Ratni et al. [11] discuss the MbD-inspired synthesis and engineering of metasurfaces for antenna and sensing applications. More in detail, the possibility to steer the antenna radiation beam through phase modulated metasurfaces is firstly addressed by operating on its local inductance. Then, a sensing metasurface is designed by using a dark mode excitation mechanism based on the symmetry of the matching conditions, which allows to considerably relax the tolerances for the fabrication of such nanostructures at optical frequencies. The introduced synthesis procedures are numerically (using full-wave finite element method-based commercial softwares HFSS from ANSYS) and experimentally validated.

Moreover, the paper by Rodríguez-Ulibarri et al. [12] is aimed at presenting two MbD-inspired solutions for the mitigation of the scan blindness in phased array antennas. The proposed strategies are based either on the introduction of portions of a bed of nails are in the radome to prevent the excitation of surface waves, or in the synthesis of a superstrate metasurface to achieve a wide angle impedance matching. Beyond the full-wave numerical simulations, a 100-element prototype phased array is used to validate the proposed approach also from the experimental viewpoint.

Finally, a comprehensive review on MbD-inspired methodologies and technologies for manipulating electromagnetic scattering by using metamaterials and metasurfaces is presented in the paper by Lu et al. [13]. Many approaches for controlling the field scattered by objects are presented, including various cloaking devices (e.g., invisibility cloaks, carpet cloaks, mantle cloaks, “skin” cloaks) exploiting different methodological approaches (transformation optics, gradient metamaterials, scattering cancellation, phase compensation, etc.), together with radar illusion devices, scattering controls with coding/programmable metasurfaces, and scattering reductions by multilayered structures. Future development of metamaterials on scattering manipulation are illustrated, as well.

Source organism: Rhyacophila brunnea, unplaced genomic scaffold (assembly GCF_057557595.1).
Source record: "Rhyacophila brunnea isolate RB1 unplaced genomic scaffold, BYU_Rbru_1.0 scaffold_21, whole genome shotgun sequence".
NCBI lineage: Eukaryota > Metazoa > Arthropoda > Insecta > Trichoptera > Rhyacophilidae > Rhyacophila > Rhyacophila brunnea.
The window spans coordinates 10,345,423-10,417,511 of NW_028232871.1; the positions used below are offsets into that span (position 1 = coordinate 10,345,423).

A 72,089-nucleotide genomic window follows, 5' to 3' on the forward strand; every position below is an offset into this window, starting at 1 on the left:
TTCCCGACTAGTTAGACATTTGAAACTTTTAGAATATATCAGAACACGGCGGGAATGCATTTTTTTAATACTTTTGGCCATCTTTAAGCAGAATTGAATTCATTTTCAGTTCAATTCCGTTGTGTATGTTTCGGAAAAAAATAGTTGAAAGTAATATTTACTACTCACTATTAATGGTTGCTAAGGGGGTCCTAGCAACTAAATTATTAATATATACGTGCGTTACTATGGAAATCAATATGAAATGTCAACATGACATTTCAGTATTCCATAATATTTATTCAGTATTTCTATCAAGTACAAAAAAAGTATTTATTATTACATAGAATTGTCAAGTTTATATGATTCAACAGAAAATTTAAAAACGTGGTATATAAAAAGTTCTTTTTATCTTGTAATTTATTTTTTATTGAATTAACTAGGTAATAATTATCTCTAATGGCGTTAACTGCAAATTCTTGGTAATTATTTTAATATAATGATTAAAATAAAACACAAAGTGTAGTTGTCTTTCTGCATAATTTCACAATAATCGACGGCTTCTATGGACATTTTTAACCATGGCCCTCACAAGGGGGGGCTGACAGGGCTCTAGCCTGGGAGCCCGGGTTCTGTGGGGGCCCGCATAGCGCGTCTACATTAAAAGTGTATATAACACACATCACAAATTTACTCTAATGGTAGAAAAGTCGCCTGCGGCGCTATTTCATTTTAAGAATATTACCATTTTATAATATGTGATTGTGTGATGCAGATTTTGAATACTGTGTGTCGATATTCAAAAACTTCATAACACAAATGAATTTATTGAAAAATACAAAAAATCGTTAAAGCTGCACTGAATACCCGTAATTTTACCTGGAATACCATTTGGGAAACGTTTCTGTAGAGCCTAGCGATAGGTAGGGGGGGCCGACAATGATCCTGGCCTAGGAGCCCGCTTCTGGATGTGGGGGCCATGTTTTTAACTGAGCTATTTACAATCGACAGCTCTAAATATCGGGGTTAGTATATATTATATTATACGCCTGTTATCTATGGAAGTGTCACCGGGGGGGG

To conclude this editorial, we would like to thank the EPJ Applied Metamaterials for the opportunity to organize such this Special Issue and to serve as Guest Editors. Moreover, we would like to thank all of the authors for their contributions and for their patience in the revision process. We hope that you will find this Special Issue on the subject of Metamaterial-by-Design interesting. The work presented in these papers shows that such a topic currently represents an extremely active and interdisciplinary research field with significant scientific and industrial potentialities.

Andrea Massa, Guest Editor

Giacomo Oliveri, Guest Editor


This work has been partially supported by the TRIDENT Project (Convention de financement DIGITEO N°2015-1848D) funded by DIGITEO (France), and it benefited from the networking activities carried out within the SIRENA project (2014–2017) funded by DIGITEO (France) under the “Call for Chairs 2014”, and within the “Jean d’Alembert” Scholarship Program (2016–2017) funded by the IDEX Université Paris Saclay (France).


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Cite this article as: Massa A & Oliveri G: EPJ Applied Metamaterials Special Issue on “Metamaterial-by-Design: Theory, Methods, and Applications to Communications and Sensing”. EPJ Appl. Metamat. 2016, 3, E1.

© A. Massa and G. Oliveri, Published by EDP Sciences, 2016